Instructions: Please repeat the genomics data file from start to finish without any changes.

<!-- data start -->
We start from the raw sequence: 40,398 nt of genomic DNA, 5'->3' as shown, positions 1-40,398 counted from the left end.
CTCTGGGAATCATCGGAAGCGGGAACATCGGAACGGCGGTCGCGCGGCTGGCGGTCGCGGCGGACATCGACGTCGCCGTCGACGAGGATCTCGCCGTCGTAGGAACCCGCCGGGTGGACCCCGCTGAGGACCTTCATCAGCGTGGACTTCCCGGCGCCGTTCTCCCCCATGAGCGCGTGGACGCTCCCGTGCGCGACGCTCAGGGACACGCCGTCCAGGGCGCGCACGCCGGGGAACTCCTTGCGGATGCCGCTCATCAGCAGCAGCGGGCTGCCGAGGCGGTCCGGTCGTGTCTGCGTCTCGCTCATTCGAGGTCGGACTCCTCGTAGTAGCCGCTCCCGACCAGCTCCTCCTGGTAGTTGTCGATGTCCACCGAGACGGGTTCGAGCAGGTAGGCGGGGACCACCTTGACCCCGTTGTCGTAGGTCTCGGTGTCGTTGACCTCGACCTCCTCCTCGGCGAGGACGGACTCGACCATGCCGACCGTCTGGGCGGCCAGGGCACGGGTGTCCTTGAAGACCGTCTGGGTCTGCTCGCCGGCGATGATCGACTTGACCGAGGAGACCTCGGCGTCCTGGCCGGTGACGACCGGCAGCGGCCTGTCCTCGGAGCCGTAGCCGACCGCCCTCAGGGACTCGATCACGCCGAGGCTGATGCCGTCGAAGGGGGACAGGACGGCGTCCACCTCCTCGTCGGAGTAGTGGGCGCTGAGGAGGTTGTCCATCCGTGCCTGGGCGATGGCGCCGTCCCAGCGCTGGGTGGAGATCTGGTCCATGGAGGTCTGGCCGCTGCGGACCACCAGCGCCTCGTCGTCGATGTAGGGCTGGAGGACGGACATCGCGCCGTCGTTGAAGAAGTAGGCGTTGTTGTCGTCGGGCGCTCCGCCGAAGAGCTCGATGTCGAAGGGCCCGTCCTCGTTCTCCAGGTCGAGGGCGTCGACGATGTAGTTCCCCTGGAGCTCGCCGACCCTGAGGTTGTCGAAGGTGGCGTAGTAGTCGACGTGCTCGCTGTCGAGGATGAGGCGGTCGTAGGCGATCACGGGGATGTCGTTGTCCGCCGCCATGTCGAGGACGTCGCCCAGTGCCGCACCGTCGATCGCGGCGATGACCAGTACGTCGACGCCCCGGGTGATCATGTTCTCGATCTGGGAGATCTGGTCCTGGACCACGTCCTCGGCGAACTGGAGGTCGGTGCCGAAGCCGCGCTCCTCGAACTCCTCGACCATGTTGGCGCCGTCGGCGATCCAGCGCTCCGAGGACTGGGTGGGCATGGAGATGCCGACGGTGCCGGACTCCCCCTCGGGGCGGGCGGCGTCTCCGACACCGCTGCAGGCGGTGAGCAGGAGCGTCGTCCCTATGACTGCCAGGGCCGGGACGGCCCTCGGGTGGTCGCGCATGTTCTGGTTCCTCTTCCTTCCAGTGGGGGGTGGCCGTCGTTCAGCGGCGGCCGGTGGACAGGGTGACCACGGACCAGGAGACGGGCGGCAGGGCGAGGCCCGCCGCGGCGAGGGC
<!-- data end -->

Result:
We start from the raw sequence: 40,398 nt of genomic DNA, 5'->3' as shown, positions 1-40,398 counted from the left end.
CTCTGGGAATCATCGGAAGCGGGAACATCGGAACGGCGGTCGCGCGGCTGGCGGTCGCGGCGGACATCGACGTCGCCGTCGACGAGGATCTCGCCGTCGTAGGAACCCGCCGGGTGGACCCCGCTGAGGACCTTCATCAGCGTGGACTTCCCGGCGCCGTTCTCCCCCATGAGCGCGTGGACGCTCCCGTGCGCGACGCTCAGGGACACGCCGTCCAGGGCGCGCACGCCGGGGAACTCCTTGCGGATGCCGCTCATCAGCAGCAGCGGGCTGCCGAGGCGGTCCGGTCGTGTCTGCGTCTCGCTCATTCGAGGTCGGACTCCTCGTAGTAGCCGCTCCCGACCAGCTCCTCCTGGTAGTTGTCGATGTCCACCGAGACGGGTTCGAGCAGGTAGGCGGGGACCACCTTGACCCCGTTGTCGTAGGTCTCGGTGTCGTTGACCTCGACCTCCTCCTCGGCGAGGACGGACTCGACCATGCCGACCGTCTGGGCGGCCAGGGCACGGGTGTCCTTGAAGACCGTCTGGGTCTGCTCGCCGGCGATGATCGACTTGACCGAGGAGACCTCGGCGTCCTGGCCGGTGACGACCGGCAGCGGCCTGTCCTCGGAGCCGTAGCCGACCGCCCTCAGGGACTCGATCACGCCGAGGCTGATGCCGTCGAAGGGGGACAGGACGGCGTCCACCTCCTCGTCGGAGTAGTGGGCGCTGAGGAGGTTGTCCATCCGTGCCTGGGCGATGGCGCCGTCCCAGCGCTGGGTGGAGATCTGGTCCATGGAGGTCTGGCCGCTGCGGACCACCAGCGCCTCGTCGTCGATGTAGGGCTGGAGGACGGACATCGCGCCGTCGTTGAAGAAGTAGGCGTTGTTGTCGTCGGGCGCTCCGCCGAAGAGCTCGATGTCGAAGGGCCCGTCCTCGTTCTCCAGGTCGAGGGCGTCGACGATGTAGTTCCCCTGGAGCTCGCCGACCCTGAGGTTGTCGAAGGTGGCGTAGTAGTCGACGTGCTCGCTGTCGAGGATGAGGCGGTCGTAGGCGATCACGGGGATGTCGTTGTCCGCCGCCATGTCGAGGACGTCGCCCAGTGCCGCACCGTCGATCGCGGCGATGACCAGTACGTCGACGCCCCGGGTGATCATGTTCTCGATCTGGGAGATCTGGTCCTGGACCACGTCCTCGGCGAACTGGAGGTCGGTGCCGAAGCCGCGCTCCTCGAACTCCTCGACCATGTTGGCGCCGTCGGCGATCCAGCGCTCCGAGGACTGGGTGGGCATGGAGATGCCGACGGTGCCGGACTCCCCCTCGGGGCGGGCGGCGTCTCCGACACCGCTGCAGGCGGTGAGCAGGAGCGTCGTCCCTATGACTGCCAGGGCCGGGACGGCCCTCGGGTGGTCGCGCATGTTCTGGTTCCTCTTCCTTCCAGTGGGGGGTGGCCGTCGTTCAGCGGCGGCCGGTGGACAGGGTGACCACGGACCAGGAGACGGGCGGCAGGGCGAGGCCCGCCGCGGCGAGGGC